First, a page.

Hey, got nothing really to say 'cept hello, and I hope you like the story...
Review if you want.....don't really care if you flame until your heart's content; it's not my fault you kept reading.


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Chapter One: Stupid Mechanical Murderer

In my opinion, crying while driving is just as bad as drinking. Your vision is blurred, your nose is clogged, and objects on the road take on a hazy, watery sort of outline. But hey, I bet you'd be crying too if you were fired from your job, your best friend announced she's moving to Norway, and your dad took away your beautiful, precious 2005 Dodge Viper - ALL IN THE SAME DAY.

So there I was, driving my mother's huge GMC Yukon XL that could plow down a forest. That thing is a monster. I feel like a mouse inside of it. Driving an unfamiliar car while your bawling your eyes out isn't a bonus in life either.

Ah, life. Such a delicate thing. At one point can lift you to your greatest potential, then next it can drag you down to suicide. But I don't think the dog that darted across the street intended suicide. Naw, I think it was just a happy-go-lucky canine that was merely chasing a stick, or a ball, or a frisbee.

I blinked some tears out of my eyes, focusing on the figure in front of me and staring at it for a split second. I should've started stopping right then, but my lagging brain took a second to react. Instead, I stared at it one more moment, and then I slammed on the brakes. I knew I was going to hit it.

Instead of my happy-go-lucky friend successful hunting down his frisbee for his master, my Yukon instead hunted down his life in a split second. Squealing brakes, a sickening thud, and an eerie silence following afterwards. I just sat there, my hands gripping the steering wheel so hard my knuckles were white. My tears came to a halt as my mouth dropped in shock, and it was a minute or so where I came to my senses.

Unbuckling my seat belt with shaking hands, I jumped out of that stupid mechanical murderer and jogged around to the front. A gorgeous, elegant black German shepherd was sprawled on the pavement, his beautiful fur moving slightly in the breeze.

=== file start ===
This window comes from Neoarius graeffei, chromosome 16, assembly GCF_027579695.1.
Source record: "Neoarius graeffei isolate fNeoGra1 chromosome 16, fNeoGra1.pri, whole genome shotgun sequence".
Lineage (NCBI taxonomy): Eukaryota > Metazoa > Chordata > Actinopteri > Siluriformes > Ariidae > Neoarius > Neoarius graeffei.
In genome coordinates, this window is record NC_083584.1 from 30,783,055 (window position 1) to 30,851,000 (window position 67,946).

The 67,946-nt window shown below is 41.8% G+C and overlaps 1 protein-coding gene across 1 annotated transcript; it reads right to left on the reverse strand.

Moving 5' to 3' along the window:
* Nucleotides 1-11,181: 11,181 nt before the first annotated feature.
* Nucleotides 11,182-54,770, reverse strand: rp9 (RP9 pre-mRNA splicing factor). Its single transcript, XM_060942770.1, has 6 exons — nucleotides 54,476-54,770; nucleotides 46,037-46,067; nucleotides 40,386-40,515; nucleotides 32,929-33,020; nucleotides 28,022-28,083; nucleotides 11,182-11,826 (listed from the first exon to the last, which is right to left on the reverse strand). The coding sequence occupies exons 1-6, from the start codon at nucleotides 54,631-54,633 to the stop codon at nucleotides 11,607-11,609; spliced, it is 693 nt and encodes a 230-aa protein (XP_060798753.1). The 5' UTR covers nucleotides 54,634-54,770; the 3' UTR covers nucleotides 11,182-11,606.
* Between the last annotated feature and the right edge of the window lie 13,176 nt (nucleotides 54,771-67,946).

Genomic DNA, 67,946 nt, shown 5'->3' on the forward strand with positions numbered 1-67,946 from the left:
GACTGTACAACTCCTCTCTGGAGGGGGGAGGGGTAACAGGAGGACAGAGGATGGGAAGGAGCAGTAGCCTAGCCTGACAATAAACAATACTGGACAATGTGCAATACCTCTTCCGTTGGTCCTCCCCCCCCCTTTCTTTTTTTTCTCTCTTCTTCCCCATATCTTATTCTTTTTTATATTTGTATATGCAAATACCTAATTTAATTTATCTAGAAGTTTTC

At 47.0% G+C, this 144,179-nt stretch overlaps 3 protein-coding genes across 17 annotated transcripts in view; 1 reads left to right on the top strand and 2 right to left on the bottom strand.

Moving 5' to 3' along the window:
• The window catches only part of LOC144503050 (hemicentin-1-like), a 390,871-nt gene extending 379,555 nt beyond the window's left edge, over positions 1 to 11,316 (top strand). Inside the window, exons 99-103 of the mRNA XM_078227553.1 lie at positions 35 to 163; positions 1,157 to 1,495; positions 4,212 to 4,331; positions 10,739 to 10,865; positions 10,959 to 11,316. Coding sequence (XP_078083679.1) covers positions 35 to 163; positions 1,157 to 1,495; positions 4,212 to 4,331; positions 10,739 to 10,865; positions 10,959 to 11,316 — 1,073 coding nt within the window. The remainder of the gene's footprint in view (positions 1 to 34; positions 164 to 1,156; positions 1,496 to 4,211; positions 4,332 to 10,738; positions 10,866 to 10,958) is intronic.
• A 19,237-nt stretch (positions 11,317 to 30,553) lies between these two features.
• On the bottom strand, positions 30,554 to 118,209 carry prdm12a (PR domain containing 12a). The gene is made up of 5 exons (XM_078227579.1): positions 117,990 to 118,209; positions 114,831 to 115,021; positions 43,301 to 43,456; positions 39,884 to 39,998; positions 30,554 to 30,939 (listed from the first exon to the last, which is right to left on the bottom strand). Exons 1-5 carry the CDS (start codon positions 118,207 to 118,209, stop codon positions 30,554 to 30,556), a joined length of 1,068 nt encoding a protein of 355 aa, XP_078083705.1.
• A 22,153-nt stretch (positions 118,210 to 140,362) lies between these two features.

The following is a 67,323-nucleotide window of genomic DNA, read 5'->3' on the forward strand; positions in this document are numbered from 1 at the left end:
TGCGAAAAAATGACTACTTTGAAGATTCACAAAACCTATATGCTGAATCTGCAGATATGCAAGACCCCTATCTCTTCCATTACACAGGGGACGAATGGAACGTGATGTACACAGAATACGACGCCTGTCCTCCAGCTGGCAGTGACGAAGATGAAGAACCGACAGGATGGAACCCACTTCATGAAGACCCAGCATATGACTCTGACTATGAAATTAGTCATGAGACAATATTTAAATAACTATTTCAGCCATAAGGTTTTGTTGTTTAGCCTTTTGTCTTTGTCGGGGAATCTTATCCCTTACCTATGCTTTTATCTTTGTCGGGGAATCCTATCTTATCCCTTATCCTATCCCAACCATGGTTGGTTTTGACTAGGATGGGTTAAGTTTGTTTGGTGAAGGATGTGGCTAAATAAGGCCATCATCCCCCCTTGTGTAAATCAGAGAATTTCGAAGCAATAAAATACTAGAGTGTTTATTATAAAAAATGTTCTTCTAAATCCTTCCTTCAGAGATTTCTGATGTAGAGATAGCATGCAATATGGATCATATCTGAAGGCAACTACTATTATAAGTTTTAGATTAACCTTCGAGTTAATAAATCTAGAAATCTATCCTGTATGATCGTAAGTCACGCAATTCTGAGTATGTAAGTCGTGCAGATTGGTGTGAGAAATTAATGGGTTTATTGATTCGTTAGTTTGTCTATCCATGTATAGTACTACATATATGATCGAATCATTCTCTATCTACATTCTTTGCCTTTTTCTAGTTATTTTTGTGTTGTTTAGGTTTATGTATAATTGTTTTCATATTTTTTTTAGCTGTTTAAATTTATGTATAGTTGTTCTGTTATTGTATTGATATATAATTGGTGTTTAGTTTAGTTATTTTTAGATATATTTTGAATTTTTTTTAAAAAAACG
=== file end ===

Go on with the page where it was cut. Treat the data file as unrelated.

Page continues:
"No, no, no, no, no," I muttered uselessly, prancing frantically around his body. "C'mon doggy, get up - "

"What the hell - Saber!"

I spun around. A guy about my age was running toward me, a leash in his hand. He fell to his knees next to his dog as I bounced up and down nervously. I watched with frightened eyes as he ran a tentative hand across the magnificent creature's side. "Saber...Saber?"

The guy then straightened and glowered at me with watery eyes. "You killed my dog - I saw the whole thing, you could've easily stopped sooner!"

If I was watching myself at a distance, I would've thought my reaction to be hilarious. Tears - yes, more tears - spouted from the corners of my eyes as I let out a stuffy "I'm sorry!" I spluttered pointlessly and clasped my hands together as if begging for forgiveness. (Which...I guess I was.) The guy just stood and glared.

"I paid eight thousand dollars for that dog!"

In my normal state I would've scoffed and asked why on earth would you pay that much for a dog. But, as emotional as I was, this new information only brought me more grief.

"I'm - sorry!" I cried again between breathing spasms. "I was - crying and I - couldn't see - the road - "

The guy took a step back from me; he might've been questioning my sanity. He ran a hand stressfully through his dark blonde hair and then said in a calmer but quivering voice, "All right, look. I'm not letting you go for this, you're going to have to pay me back somehow. You and I both know you could've stopped, and I think you owe me something - financially If you comply, I wont sue."